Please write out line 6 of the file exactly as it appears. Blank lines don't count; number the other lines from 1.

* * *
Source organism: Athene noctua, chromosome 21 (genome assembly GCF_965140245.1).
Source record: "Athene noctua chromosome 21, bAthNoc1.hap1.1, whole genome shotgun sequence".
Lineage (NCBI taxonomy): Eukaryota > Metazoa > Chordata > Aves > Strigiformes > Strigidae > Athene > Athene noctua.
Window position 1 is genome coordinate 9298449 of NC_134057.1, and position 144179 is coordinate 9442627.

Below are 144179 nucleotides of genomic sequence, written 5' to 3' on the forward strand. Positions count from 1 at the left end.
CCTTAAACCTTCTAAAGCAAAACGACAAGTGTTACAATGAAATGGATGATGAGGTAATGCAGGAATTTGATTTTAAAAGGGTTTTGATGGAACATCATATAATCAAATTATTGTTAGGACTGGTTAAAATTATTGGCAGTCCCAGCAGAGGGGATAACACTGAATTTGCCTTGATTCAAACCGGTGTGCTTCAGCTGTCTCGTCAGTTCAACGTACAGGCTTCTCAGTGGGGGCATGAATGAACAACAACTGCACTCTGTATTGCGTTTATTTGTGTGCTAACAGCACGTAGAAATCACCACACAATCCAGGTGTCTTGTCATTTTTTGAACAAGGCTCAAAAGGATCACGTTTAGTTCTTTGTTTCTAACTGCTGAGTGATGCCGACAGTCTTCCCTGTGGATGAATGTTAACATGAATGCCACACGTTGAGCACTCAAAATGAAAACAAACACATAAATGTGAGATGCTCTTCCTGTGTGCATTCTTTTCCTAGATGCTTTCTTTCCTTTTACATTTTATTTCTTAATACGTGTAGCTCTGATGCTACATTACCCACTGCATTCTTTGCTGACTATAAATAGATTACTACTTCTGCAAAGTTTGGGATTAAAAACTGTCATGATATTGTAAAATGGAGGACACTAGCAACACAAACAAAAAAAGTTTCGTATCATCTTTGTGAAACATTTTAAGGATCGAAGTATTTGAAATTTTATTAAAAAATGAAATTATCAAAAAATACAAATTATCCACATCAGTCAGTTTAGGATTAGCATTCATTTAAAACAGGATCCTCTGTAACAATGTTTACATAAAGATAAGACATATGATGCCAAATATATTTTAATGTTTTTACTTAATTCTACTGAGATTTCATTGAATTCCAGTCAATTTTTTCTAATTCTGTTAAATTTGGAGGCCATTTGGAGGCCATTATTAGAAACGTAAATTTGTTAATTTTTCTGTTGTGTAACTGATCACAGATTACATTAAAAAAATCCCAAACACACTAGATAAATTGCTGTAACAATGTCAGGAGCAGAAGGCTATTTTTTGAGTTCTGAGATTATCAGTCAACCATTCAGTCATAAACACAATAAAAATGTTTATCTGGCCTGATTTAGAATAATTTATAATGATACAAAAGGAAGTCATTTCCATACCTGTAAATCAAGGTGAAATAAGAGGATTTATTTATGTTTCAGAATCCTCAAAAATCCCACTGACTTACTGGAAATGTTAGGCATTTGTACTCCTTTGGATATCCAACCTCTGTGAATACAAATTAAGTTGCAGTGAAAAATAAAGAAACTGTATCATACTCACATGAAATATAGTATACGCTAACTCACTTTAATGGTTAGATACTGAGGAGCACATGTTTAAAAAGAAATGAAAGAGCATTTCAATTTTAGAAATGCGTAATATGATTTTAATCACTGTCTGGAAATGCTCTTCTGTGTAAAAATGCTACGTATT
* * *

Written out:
CCTTAAACCTTCTAAAGCAAAACGACAAGTGTTACAATGAAATGGATGATGAGGTAATGCAGGAATTTGATTTTAAAAGGGTTTTGATGGAACATCATATAATCAAATTATTGTTAGGACTGGTTAAAATTATTGGCAGTCCCAGCAGAGGGGATAACACTGAATTTGCCTTGATTCAAACCGGTGTGCTTCAGCTGTCTCGTCAGTTCAACGTACAGGCTTCTCAGTGGGGGCATGAATGAACAACAACTGCACTCTGTATTGCGTTTATTTGTGTGCTAACAGCACGTAGAAATCACCACACAATCCAGGTGTCTTGTCATTTTTTGAACAAGGCTCAAAAGGATCACGTTTAGTTCTTTGTTTCTAACTGCTGAGTGATGCCGACAGTCTTCCCTGTGGATGAATGTTAACATGAATGCCACACGTTGAGCACTCAAAATGAAAACAAACACATAAATGTGAGATGCTCTTCCTGTGTGCATTCTTTTCCTAGATGCTTTCTTTCCTTTTACATTTTATTTCTTAATACGTGTAGCTCTGATGCTACATTACCCACTGCATTCTTTGCTGACTATAAATAGATTACTACTTCTGCAAAGTTTGGGATTAAAAACTGTCATGATATTGTAAAATGGAGGACACTAGCAACACAAACAAAAAAAGTTTCGTATCATCTTTGTGAAACATTTTAAGGATCGAAGTATTTGAAATTTTATTAAAAAATGAAATTATCAAAAAATACAAATTATCCACATCAGTCAGTTTAGGATTAGCATTCATTTAAAACAGGATCCTCTGTAACAATGTTTACATAAAGATAAGACATATGATGCCAAATATATTTTAATGTTTTTACTTAATTCTACTGAGATTTCATTGAATTCCAGTCAATTTTTTCTAATTCTGTTAAATTTGGAGGCCATTTGGAGGCCATTATTAGAAACGTAAATTTGTTAATTTTTCTGTTGTGTAACTGATCACAGATTACATTAAAAAAATCCCAAACACACTAGATAAATTGCTGTAACAATGTCAGGAGCAGAAGGCTATTTTTTGAGTTCTGAGATTATCAGTCAACCATTCAGTCATAAACACAATAAAAATGTTTATCTGGCCTGATTTAGAATAATTTATAATGATACAAAAGGAAGTCATTTCCATACCTGTAAATCAAGGTGAAATAAGAGGATTTATTTATGTTTCAGAATCCTCAAAAATCCCACTGACTTACTGGAAATGTTAGGCATTTGTACTCCTTTGGATATCCAACCTCTGTGAATACAAATTAAGTTGCAGTGAAAAATAAAGAAACTGTATCATACTCACATGAAATATAGTATACGCTAACTCACTTTAATGGTTAGATACTGAGGAGCACATGTTTAAAAAGAAATGAAAGAGCATTTCAATTTTAGAAATGCGTAATATGATTTTAATCACTGTCTGGAAATGCTCTTCTGTGTAAAAATGCTACGTATT